A Q&A With Frida Ramstedt And Kristina Lindhe
Kristina Lindhe Mentorship
The secret is finally out! Frida Ramstedt is the winner of the Kristina Lindhe Mentorship. We sat down with her and her new mentor, CEO and founder of Lexington Company Kristina Lindhe, to pick their brains on their expectations, entrepreneurship and mentorship.
With the software Frida Ramstedt plans to launch, the interior design entrepreneur is set to revolutionize the way interior design decisions and purchases are made. To get to her goal, Frida applied for and became the first recipient of a one-year mentorship from Lexington Company's founder, CEO and creative director Kristina Lindhe and a development grant.
We sat down with her and her new mentor, CEO and founder of Lexington Company Kristina Lindhe, to talk about Frida's idea, entrepreneurship and the importance of mentorship for both parties.
Tell us a little bit about your idea, Frida?
Without revealing too much, my idea is a new type of search service that can improve e-commerce and simplify consumers' way of shopping. It's about things other than aesthetics. Like I wrote in my pitch deck, it is just as unlikely that a pair of jeans will fit all buttocks as a chair would do.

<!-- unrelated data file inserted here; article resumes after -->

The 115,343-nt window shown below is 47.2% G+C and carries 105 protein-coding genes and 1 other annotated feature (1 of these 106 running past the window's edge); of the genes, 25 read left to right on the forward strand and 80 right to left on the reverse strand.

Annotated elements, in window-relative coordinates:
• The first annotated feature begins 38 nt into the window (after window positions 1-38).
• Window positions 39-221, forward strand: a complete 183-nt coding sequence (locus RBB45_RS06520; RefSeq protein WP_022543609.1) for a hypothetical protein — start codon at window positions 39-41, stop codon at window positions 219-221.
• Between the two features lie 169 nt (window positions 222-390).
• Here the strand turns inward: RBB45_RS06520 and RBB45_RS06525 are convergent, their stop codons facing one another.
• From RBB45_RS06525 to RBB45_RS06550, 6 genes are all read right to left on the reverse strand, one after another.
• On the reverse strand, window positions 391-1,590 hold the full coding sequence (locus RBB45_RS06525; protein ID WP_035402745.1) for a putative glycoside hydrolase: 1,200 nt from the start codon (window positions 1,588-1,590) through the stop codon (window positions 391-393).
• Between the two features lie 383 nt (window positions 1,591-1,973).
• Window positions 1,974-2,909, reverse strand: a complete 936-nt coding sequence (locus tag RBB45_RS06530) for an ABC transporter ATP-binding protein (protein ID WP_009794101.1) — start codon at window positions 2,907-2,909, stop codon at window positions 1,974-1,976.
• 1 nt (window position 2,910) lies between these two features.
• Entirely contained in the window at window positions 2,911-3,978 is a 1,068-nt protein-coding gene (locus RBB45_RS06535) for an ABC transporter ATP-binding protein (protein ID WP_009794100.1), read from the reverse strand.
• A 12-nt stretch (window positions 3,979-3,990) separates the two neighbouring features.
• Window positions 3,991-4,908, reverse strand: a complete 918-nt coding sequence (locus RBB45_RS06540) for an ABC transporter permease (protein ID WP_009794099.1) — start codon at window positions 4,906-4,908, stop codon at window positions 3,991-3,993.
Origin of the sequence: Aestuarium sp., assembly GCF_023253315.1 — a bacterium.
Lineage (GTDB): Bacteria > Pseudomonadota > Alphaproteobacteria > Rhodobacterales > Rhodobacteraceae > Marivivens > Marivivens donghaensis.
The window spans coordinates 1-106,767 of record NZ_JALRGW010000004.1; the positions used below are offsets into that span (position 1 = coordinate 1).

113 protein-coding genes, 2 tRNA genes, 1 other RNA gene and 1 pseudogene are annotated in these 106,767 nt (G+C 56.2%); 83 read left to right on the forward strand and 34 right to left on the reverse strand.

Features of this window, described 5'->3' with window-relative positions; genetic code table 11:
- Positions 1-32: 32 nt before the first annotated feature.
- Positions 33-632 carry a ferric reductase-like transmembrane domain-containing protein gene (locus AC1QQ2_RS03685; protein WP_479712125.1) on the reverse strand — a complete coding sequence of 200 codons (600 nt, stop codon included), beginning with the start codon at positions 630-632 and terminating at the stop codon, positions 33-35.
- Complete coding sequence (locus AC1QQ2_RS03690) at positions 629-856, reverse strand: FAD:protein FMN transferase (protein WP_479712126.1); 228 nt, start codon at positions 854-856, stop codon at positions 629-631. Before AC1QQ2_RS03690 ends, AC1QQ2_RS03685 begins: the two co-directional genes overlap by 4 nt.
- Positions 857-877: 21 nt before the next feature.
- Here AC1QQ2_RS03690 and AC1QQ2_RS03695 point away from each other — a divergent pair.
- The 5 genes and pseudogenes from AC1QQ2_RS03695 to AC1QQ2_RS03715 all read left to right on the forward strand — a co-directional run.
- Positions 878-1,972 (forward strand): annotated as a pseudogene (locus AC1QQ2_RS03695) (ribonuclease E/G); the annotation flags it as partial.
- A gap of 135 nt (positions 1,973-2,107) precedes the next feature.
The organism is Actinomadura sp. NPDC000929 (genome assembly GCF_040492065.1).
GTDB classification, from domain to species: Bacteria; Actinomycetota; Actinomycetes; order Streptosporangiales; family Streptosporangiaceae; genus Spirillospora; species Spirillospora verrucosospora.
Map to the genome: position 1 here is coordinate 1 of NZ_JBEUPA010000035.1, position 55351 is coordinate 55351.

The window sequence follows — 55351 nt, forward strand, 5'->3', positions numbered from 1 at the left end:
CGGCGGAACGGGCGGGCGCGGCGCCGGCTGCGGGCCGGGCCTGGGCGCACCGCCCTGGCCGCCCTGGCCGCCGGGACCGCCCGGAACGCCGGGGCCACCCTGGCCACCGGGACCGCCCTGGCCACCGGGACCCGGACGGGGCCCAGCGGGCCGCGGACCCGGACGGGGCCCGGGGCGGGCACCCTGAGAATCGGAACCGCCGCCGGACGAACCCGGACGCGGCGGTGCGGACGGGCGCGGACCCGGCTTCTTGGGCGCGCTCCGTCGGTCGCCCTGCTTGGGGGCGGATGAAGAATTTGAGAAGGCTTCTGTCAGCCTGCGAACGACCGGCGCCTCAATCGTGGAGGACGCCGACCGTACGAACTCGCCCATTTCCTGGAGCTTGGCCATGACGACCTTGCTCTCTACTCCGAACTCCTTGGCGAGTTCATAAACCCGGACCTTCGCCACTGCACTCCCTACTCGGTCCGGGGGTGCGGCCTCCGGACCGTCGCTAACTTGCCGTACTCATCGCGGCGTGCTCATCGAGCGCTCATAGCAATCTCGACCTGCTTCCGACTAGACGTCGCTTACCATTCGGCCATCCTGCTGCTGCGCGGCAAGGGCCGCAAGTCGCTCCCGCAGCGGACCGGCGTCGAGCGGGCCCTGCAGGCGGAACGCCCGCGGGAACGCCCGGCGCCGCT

Frida, You’ve had your company for a few years now and have written multiple books, why did you feel that you needed to apply for the mentorship?
You can get to a certain level yourself, and then you need to grow. To be able to do that, you have to surround yourself with different, experienced people who can help you see things in a different way. The mentor doesn’t need to invent something new or find any solutions. Having a sounding board and being able to ask a question to a mentor who can recognize herself/himself in some of your thoughts is enough.
Kristina, you mentioned earlier that a lot of people have tried to reach you. I’ve been one of them who’ve tried to have lunch with you, but it’s been hard to set that up. And that’s usually how it is with people who are good at what they do and are driven. They don’t have time for these things, so it’s hard to get access to their time and knowledge. That’s why this mentorship is extremely valuable.